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Report: Journalism Degrees Are Probably Just As Useless As You Expected

Getting into a good university, as anyone will tell you, is hard work. Harder still is mustering up the confidence that your (often all too pricey) education will be put to good use, so that one does not find oneself spending an entire semester reading The Canterbury Tales in its original middle English (True. Effing. Story.) for nothing. It’s good to know ahead of time, then, that your degree has some sort of worth, that it will eventually lead to a well-paying job rife with opportunities for advancement. Which is exactly why I will dissuade my hypothetical children from majoring in journalism, and will instead force them gently urge them to consider a more potentially lucrative career path, like as becoming a Kardashian.

Using data from the U.S. Bureau of Labor Statistics and Payscale (a salary comparison database of sorts), The Daily Beast ranked the 20 most useless degrees. Journalism comes in at number 1, just narrowly beating out “underwater basketweaving” and “fluffer.” The site paid special attention to factors such as start and mid-career salary levels for the profession most associated with said degree (“writing brochure copy for a travel agency in suburban New Jersey”), expected change in job opportunities within a decade, and the expected percentage change in available jobs within a decade.

Take a look at the stats:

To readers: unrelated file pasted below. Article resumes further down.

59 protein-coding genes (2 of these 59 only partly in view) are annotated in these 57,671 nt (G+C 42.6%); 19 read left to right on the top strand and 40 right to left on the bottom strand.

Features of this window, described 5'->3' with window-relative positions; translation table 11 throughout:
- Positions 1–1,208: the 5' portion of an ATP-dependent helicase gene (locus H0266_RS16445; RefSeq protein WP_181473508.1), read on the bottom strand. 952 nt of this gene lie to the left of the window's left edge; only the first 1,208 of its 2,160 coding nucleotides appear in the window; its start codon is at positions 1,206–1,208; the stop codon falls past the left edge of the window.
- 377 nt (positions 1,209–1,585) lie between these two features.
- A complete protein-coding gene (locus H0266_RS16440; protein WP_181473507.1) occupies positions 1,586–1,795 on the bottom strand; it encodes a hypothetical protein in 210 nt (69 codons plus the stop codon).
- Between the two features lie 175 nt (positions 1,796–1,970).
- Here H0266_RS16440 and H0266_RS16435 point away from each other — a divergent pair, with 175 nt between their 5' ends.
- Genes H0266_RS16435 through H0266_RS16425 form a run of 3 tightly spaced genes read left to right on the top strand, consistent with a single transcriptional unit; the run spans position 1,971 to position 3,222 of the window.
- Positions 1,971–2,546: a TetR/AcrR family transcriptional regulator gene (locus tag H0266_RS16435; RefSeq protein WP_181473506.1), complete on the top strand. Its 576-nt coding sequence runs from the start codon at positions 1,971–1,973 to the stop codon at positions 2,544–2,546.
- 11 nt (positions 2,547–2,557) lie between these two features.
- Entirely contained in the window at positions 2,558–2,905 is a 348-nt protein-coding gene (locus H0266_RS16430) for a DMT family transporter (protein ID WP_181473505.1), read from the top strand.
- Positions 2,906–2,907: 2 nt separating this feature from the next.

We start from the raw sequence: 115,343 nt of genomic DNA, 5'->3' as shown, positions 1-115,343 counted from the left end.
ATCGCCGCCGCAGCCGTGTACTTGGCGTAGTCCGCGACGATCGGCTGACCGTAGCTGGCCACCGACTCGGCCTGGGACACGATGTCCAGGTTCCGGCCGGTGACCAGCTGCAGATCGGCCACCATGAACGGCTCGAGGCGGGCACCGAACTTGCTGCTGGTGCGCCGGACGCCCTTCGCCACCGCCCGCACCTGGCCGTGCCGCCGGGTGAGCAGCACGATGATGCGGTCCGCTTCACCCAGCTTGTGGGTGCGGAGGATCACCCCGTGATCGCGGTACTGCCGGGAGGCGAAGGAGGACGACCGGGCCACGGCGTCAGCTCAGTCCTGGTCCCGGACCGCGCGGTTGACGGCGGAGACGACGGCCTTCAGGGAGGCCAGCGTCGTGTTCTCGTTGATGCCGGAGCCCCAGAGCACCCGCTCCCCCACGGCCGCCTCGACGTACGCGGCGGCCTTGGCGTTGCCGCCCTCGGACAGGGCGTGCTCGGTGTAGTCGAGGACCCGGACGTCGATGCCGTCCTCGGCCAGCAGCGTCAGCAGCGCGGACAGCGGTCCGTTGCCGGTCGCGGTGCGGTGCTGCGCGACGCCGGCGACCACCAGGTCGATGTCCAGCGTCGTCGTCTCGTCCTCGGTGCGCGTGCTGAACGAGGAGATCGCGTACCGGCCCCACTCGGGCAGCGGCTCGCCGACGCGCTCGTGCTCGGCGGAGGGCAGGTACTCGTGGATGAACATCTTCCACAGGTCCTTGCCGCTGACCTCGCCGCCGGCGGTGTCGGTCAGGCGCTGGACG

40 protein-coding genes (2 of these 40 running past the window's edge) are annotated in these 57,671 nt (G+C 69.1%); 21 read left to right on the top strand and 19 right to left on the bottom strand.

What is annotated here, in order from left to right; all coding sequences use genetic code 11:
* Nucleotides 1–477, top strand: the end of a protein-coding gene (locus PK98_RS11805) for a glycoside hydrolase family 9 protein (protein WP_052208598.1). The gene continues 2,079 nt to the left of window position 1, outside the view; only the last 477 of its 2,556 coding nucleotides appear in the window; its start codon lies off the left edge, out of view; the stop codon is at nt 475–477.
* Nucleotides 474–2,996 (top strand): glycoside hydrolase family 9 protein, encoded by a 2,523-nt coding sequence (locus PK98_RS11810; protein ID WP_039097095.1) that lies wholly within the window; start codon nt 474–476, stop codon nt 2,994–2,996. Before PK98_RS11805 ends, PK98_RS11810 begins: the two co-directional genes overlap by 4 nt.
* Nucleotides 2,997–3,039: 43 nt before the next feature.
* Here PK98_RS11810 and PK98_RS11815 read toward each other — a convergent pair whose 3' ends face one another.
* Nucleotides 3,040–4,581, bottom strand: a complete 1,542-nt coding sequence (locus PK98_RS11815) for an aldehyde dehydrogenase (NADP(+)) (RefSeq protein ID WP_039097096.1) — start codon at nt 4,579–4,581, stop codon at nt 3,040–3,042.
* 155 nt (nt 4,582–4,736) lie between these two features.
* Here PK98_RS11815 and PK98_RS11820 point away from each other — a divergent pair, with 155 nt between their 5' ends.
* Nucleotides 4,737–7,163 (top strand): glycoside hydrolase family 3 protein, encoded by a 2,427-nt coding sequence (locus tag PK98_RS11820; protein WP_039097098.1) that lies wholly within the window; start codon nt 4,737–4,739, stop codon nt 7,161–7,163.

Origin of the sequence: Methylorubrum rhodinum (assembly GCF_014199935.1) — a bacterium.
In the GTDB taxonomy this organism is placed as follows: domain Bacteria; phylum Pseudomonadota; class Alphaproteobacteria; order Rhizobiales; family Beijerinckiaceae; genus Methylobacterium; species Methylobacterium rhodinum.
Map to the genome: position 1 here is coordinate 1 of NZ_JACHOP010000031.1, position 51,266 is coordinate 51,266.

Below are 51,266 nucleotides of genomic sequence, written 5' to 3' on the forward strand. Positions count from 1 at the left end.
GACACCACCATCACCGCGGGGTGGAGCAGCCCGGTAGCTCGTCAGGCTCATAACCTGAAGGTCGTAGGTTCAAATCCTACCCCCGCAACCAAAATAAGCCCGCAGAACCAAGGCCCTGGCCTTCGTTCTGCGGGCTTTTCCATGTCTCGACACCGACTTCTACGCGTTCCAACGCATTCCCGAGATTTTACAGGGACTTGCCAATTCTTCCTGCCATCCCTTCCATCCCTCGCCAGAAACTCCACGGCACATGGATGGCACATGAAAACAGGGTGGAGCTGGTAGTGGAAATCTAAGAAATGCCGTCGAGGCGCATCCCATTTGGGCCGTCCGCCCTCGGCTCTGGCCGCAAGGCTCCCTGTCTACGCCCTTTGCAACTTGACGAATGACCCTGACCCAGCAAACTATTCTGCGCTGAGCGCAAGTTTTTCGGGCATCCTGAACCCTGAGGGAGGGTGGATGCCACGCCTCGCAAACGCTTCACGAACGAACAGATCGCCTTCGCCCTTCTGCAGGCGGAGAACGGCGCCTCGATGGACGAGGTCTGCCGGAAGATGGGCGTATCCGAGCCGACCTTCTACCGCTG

Median starting salary: $35,800

Median mid-career salary: $66,600

Change in number of jobs, 2008-2018: -4,400

Percentage Change in number of jobs, 2008-2018: -6.32

Undergraduate field of study: Communications

Number of students awarded degrees 2008-2009:: 78,009

See, in the future, slideshows featuring puppies in business suits will all be composed by high-functioning robots. We kid, of course: Journalism has always been a highly competitive field, and the lower rungs of the news industry exist somewhere within the Earth’s upper mantle. So studying journalism isn’t so much a useless endeavor so much as it represents a lot of effort for what likely will not be a huge payoff – other than the personal fulfillment you’ll receive from doing what you love. Snicker, chortle. And, of course, you don’t have to study journalism to make it in the journalism field.

This “top” 20 list rounds out with horticulture, agriculture, advertising, fashion design, child and family studies, music, mechanical engineering technology, chemistry, nutrition, human resources, theater, art history, photography, literature, art, fine arts, psychology, English, and, of course, animal science.

h/t The Daily Beast

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